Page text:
The Power 5 conferences, more specifically teams at the top of the P5 conferences, have to “play ball” with the Group of 5 teams for them to have an opportunity to play for quality wins beyond the top of their own conference and have a legitimate chance at the College Football Playoff. It is not going to happen in 2018. It is probably not going to happen in the next five years.
In the upcoming 2018 season, there are 101 games scheduled between a Power 5 school (including independents Notre Dame and BYU) and a Group of 5 school. That may sound promising. However, given that there are over 200 opportunities for non-conference match-ups between P5 and G5 teams, and many of those 101 scheduled match-ups will not help one team or the other in terms of CFP consideration, there are only a handful of games that will likely matter. Of the 62 G5 teams, 48% (30 teams) have only one or no P5 games on their schedule in 2018. Another 24 teams have two Power 5 games scheduled, and eight teams have three P5 games on the docket. None of the teams with three P5 opponents have ever been ranked in a CFP poll (Middle Tennessee, UTSA, Akron, Bowling Green, Kent State, Central Michigan, Northern Illinois, and Colorado State).
In the four years of the CFP, there have been 20 teams ranked in the top eight on selection day, 19 teams from Power 5 conferences and Notre Dame. There are 220 ways to combine those 20 teams with the 11 Group of 5 schools which have ever been ranked by the CFP Committee. Of the announced non-conference games scheduled for the next five years, there are 17 between those two groups of schools. Five of those games are the annual match-up between Notre Dame and Navy. That leaves 12 games over the next five years between top performing Power 5 teams and the top Group of 5 teams. There are still some open non-conference dates from 2019-2022 among these schools; even if the number of games between top-tier P5 and G5 teams is doubled, will it be enough to matter to the committee?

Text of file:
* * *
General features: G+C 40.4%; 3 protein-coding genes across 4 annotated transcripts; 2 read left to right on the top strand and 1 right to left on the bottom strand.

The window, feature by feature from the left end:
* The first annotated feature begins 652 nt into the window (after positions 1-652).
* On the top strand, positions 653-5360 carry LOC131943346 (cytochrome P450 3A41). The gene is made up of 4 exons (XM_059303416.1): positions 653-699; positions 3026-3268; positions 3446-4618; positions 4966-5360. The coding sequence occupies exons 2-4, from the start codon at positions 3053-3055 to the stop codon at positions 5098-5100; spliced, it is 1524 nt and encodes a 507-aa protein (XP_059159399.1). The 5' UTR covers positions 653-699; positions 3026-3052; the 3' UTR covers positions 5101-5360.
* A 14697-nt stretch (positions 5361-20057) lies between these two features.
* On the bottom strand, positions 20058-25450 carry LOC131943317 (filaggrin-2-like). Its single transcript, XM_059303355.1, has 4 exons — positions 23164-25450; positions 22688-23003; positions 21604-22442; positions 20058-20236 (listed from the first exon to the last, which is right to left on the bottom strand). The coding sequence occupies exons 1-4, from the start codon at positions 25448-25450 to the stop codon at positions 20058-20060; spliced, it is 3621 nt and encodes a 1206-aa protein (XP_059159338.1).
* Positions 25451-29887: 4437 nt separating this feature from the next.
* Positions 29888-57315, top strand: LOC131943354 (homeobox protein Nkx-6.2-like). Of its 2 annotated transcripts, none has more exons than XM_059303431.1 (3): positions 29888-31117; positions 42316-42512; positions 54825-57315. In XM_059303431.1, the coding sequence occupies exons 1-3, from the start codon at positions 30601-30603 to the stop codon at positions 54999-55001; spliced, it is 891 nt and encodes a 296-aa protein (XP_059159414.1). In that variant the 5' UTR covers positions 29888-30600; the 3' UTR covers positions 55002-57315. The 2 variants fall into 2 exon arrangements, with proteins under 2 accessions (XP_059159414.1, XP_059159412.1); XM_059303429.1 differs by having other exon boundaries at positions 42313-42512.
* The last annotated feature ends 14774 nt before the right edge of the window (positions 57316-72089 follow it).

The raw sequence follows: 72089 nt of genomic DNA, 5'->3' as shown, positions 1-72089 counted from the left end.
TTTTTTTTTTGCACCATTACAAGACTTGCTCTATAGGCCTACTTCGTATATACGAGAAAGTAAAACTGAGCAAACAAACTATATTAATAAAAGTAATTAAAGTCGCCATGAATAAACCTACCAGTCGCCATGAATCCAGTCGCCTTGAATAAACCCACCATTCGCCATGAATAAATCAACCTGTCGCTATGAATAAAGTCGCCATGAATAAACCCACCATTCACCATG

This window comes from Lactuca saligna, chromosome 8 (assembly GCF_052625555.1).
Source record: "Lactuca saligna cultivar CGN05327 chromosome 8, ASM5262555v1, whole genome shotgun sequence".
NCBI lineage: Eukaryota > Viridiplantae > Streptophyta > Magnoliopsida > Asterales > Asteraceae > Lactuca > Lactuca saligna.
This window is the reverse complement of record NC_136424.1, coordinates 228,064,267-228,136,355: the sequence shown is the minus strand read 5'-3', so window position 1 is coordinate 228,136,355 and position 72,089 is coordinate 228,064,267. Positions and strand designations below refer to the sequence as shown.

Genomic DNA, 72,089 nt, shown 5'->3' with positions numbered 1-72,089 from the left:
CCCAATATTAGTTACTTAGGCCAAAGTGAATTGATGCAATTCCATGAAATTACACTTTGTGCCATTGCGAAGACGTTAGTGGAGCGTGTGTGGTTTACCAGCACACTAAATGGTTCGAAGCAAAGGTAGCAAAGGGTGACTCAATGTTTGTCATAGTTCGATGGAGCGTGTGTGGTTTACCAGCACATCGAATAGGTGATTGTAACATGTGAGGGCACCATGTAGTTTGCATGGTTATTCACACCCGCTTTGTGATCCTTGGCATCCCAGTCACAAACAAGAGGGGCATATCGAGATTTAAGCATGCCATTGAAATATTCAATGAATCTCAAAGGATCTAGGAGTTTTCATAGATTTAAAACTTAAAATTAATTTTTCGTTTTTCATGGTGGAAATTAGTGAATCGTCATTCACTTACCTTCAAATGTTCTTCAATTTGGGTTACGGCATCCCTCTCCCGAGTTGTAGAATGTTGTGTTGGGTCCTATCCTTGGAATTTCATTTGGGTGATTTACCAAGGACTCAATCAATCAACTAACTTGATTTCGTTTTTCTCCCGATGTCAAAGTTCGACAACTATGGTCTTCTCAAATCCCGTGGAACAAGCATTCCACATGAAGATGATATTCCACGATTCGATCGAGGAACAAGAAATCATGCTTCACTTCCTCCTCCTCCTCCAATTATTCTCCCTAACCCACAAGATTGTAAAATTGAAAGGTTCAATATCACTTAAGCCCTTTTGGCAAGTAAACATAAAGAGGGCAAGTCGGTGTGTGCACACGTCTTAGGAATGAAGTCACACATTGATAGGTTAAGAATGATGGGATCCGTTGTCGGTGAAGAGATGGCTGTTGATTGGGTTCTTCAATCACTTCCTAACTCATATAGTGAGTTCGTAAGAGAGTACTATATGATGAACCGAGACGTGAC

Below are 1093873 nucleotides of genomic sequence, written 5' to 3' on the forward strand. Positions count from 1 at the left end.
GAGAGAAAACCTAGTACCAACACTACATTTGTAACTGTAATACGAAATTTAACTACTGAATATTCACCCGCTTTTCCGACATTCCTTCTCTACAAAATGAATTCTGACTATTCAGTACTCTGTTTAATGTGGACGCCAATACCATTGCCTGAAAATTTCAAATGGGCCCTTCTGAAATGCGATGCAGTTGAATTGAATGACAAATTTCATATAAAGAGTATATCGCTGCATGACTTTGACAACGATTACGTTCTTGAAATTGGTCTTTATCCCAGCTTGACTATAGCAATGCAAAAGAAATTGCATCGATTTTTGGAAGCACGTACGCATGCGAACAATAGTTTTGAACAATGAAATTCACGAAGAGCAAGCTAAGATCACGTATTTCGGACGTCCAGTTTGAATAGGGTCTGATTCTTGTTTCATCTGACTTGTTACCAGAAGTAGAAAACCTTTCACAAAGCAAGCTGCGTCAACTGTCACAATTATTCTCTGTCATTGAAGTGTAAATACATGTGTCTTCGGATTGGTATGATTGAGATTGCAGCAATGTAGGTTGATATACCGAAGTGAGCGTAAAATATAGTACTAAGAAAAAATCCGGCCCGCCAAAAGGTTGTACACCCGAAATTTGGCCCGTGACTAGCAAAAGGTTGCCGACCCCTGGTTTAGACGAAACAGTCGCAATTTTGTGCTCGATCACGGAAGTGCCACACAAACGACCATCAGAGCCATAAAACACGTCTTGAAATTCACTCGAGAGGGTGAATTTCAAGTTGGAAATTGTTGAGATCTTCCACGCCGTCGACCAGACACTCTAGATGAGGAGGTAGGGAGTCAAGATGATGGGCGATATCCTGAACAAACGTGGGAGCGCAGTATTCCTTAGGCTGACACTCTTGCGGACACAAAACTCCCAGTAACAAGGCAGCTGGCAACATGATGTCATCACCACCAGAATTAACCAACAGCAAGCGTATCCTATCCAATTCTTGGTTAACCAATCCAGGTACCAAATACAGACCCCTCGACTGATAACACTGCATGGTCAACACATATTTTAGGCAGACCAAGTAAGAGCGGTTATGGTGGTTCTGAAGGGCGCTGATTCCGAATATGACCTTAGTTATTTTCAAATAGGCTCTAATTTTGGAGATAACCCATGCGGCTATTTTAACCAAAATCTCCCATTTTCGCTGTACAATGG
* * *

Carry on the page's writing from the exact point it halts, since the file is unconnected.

During the aftermath of UCF’s perfect season, one in which they beat the only Power 5 opponent in front of them (Maryland), as their game with Georgia Tech was cancelled due to the hurricanes that hit Florida in the fall, a former member of the CFP Committee took exception to their claim that they were disrespected by the committee. As told to Heather Dinich at ESPN, retired Lt. Gen. Mike Gould, former Superintendent of the Air Force Academy and member of the inaugural CFP Committee, said, “There's no question in my mind that there's a difference between going up against the big bodies week in and week out. In the Mountain West, American Athletic Conference, C-USA, it's just not the same as playing against the Power 5 big, human beings week after week. ... If they had to play Georgia next week, and Alabama the week after that, I just don't think you'd see the same results. I think others on that committee probably share my feelings on that.” Gould would know if others on the committee are like minded. During his two years on the committee, the American Athletic Conference was his bailiwick, as each of the 10 FBS conferences are assigned two point persons from the committee to ensure that complete and accurate information for each team is communicated. Clearly, he wasn’t impressed.
If having more Power 5 versus Group of 5 games is the solution to ensuring access for all, Nick Saban is leading the campaign to keep the G5 schools out of the picture entirely. During SEC media day this past July, Saban added an interesting twist, saying, "We should play all teams in the Power 5 conferences. If we did that, then if we were going to have bowl games, we should do the bowl games just like we do in the NCAA basketball tournament -- not by record but by some kind of power rating that gets you in a bowl game. If we did that, people would be a little less interested in maybe bowl games and more interested in expanding the playoff." So, he has a plan to both box-out the Group of 5 and expand the playoff. Apparently Greg Byrne hasn’t gotten Saban’s memo because Alabama has just Louisville (2018), Duke (2019) and Miami (2021), confirmed on their non-conference schedule over the next four years. They have none of the 11 G5 schools that have ever been ranked by the CPF committee; they do have two FCS schools scheduled (The Citadel, 2018; Mercer, 2021).
Perhaps it is time for the CFP to amend its FAQ page. For the Q: Can a team automatically qualify for the playoff? A: No team automatically qualifies.
Every FBS team has equal access to the playoff based on its performance.
That second sentence is misleading at best, untrue at worst. This may be the case in a utopian sense; it is not practical or attainable under the current construct of FBS college football scheduling and CFP committee selection criteria. For it to even carry a shadow of truth, P5 teams that see the light of the CFP poll need to play top-tier G5 teams early and often as part of their non-conference schedules. Meanwhile, the CFP Committee should examine its philosophy and criteria for ranking teams, as even among the 65+ P5 teams, head-to-head and common opponents and not always options.